Armando DeAsis will set foot in Juneau-Douglas High School this morning as a freshman, and he gave advice to teachers district-wide Monday to set the tone for all students.
DeAsis told teachers at the annual teachers’ Welcome Breakfast on Monday they need to give students three things to help them succeed: familiarity, reason (to keep coming to class) and motivation.
“There are things you can give students to help them succeed,” he said. “There are things that people, not just kids need to see. We need motivations, we need connections. If we’re not connected we feel out of place and we don’t really want to try.”
DeAsis said his birth mother did drugs and so he and his brother were adopted. DeAsis, who has both Alaska Native and Mexican heritage, was told to not expect to graduate.
“I had a lot of teachers that helped motivate me,” DeAsis said. “Last year I was in AVID (Advancement Via Individual Determination). It was my favorite class ever. It was like a little family at school. Mr. Quinto, he’s a nice friend and awesome teacher. To succeed, first before anything you need to believe that you can succeed. You need belief in yourself and you need belief in everyone around you.”
DeAsis urged teachers to never talk negatively to students. Don’t tell them how bad they did or how they failed. Tell them how they can bring their grade up, how they can improve.
He also told them students need a connection to school. DeAsis said he lives in two worlds. At home his life is embedded in Tlingit culture. When he comes to school, that’s gone. He doesn’t talk about what he does at home.
DeAsis said if they put more culture in school that would help students connect and also help them learn — and that culture goes well beyond artwork.
“If you don’t have who you are, where you are you feel so out of place,” he said.
DeAsis gave the example of the work he’d done over the summer processing fish. He learned so much that he knows exactly what to do. DeAsis recently went to Angoon to do the same work, but in a different place, and didn’t know where to put the materials.
“Familiarity, if you feel out of place it feels strange to do something, even if you’ve done it a million times in a row,” he said.
DeAsis said Tlingit culture was passed on orally from generation to generation. Stories were repeated over and over until they were memorized, so that no detail was forgotten.
“I think that’s something we should do at the school,” DeAsis said. “If we fail a grade or a class, that’s it. We should be able to try again because sometimes it takes more than one try to be able to do something.”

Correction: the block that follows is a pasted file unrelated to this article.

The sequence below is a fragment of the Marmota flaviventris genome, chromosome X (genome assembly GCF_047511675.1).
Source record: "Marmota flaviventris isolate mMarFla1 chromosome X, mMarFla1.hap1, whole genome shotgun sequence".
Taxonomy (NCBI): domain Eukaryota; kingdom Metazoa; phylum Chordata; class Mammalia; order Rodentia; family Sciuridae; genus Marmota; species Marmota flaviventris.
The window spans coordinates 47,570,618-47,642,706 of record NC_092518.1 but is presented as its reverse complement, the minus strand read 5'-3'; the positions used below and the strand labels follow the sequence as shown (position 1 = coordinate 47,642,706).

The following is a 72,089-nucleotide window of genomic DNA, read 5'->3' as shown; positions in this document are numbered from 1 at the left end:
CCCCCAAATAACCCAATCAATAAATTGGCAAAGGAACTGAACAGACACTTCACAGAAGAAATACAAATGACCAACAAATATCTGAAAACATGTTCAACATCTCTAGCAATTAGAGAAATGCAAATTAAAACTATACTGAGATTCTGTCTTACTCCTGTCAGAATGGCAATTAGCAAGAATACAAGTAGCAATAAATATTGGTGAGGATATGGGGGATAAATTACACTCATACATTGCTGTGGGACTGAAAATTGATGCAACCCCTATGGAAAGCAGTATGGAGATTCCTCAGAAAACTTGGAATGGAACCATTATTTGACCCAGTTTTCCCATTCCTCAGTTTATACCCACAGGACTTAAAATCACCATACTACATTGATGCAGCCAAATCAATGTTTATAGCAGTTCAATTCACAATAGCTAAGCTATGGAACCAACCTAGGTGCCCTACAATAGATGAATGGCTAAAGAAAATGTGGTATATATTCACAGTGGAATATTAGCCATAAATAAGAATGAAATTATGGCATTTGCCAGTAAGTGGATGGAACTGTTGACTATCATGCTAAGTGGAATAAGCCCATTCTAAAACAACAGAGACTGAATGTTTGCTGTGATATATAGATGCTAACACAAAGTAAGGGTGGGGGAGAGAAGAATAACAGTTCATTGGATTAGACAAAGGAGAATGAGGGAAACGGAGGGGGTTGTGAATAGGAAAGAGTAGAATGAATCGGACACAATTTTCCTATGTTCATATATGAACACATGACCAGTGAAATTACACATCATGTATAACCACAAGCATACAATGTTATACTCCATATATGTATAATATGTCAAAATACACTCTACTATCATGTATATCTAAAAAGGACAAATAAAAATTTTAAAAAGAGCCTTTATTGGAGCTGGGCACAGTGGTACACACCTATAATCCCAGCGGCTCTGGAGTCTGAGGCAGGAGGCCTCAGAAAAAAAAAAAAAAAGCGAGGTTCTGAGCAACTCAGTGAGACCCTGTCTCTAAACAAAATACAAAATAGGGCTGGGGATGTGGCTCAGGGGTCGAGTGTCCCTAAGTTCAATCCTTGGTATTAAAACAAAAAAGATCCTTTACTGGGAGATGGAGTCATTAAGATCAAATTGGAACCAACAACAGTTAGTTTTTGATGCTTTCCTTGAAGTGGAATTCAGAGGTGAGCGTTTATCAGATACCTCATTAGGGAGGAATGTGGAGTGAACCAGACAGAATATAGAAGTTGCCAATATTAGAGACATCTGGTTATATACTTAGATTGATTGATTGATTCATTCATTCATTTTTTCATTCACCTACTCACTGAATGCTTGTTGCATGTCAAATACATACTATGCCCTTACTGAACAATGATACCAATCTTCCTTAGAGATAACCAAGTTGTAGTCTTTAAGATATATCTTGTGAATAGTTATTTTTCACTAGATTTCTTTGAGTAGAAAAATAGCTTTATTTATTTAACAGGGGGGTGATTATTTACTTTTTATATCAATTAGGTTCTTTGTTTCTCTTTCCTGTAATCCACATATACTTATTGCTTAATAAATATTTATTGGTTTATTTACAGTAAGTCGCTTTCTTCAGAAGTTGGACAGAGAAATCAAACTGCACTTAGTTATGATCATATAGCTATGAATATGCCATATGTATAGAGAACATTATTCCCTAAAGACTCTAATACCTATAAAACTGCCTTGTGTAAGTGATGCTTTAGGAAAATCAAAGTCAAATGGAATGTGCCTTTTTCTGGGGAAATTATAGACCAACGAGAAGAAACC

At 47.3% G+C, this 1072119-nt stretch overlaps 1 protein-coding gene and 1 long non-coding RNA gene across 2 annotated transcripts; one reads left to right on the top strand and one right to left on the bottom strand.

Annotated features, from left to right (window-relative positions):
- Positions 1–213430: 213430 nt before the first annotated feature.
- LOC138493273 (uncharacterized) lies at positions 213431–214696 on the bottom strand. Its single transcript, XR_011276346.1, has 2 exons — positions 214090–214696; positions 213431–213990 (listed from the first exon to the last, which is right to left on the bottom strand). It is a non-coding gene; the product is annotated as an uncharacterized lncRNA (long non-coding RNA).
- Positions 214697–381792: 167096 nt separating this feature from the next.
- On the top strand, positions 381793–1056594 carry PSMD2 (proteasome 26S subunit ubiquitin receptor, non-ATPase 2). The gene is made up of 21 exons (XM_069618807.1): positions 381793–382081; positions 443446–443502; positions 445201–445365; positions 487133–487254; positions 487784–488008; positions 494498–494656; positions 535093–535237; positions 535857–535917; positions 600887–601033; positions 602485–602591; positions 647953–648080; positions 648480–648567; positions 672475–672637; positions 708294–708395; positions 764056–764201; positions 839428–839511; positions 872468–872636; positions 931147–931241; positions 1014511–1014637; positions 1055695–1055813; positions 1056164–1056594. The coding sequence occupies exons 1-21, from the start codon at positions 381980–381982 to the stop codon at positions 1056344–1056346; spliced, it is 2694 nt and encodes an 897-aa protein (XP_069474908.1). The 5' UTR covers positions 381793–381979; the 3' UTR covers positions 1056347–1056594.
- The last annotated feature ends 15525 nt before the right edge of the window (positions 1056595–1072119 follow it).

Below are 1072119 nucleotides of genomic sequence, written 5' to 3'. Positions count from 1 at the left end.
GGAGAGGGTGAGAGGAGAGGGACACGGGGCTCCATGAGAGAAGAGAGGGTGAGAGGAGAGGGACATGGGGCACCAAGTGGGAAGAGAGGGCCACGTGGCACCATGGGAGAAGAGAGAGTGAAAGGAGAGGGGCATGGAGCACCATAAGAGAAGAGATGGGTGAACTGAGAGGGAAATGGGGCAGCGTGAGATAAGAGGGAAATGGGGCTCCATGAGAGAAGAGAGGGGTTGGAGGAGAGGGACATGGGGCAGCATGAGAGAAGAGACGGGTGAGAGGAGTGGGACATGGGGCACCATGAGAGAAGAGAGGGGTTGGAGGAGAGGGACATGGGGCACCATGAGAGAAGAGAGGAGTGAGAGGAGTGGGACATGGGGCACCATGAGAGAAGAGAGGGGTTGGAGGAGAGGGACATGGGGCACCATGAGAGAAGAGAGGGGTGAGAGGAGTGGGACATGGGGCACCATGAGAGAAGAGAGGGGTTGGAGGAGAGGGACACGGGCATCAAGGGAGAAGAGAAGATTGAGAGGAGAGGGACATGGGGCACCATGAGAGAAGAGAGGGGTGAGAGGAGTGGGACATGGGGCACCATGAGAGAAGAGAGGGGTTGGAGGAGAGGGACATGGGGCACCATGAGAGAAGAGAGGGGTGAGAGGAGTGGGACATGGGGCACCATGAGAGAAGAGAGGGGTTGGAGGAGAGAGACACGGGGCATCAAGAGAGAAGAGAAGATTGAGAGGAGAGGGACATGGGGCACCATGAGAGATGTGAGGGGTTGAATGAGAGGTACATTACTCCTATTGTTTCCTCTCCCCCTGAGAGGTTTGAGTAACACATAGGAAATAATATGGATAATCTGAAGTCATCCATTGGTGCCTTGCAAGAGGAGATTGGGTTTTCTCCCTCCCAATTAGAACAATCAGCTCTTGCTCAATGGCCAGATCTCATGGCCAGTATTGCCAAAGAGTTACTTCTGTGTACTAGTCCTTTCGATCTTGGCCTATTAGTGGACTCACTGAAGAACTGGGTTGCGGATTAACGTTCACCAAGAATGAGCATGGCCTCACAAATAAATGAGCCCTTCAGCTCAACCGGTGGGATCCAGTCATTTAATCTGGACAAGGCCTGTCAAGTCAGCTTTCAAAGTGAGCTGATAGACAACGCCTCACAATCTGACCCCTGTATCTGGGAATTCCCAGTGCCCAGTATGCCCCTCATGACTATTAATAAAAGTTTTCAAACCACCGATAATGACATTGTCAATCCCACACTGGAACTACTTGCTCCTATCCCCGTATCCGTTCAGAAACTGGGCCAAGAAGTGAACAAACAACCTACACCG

He told teachers to give students a reason to come back.
“Even if the reason to go back to school is one teacher being nice to you,” DeAsis said. “Any kind of reason is a good enough reason. ... . Kids who are doing perfect at the beginning of high school end up dropping out by the end of the year because they don’t know what they can get out of it. You as teachers can give them a reason to come back to school, to not drop out.”
Alaska Teacher of the Year Lorrie Heagy, librarian and music teacher at Glacier Valley Elementary, gave a message to teachers to share. It’s a simple thing that is a value instilled in children, yet as adults, sharing what you know can be perceived as boastful so we stop sharing.
“As I traveled this year throughout parts of Alaska and the United States, I carried you all on my shoulders,” she said. “I have grown and I continue to grow as a teacher because you take time to share what works and what doesn’t work in your classroom.”
Heagy said she had the opportunity to see a great lesson unfold while she was traveling, and she encouraged the teacher to share the experience with her colleagues. She told Heagy she couldn’t, because it would feel like she was bragging.
“It’s our professional duty to share outward,” Heagy said. “It just might be the answer a teacher was looking for. We have to take the ego out of the equation. We have to make sure those successes reach the public. If we don’t tell our stories, others will for us and they don’t always focus on what’s working. Always frame things in the positive for students, not the negative so they know what they can do. ‘Walking feet’ instead of ‘don’t run.’ It’s the same for education, if we only hear what’s not working, how can we learn from each other what we can do, what is working?”
• Contact reporter Sarah Day at 523-2279 or at firstname.lastname@example.org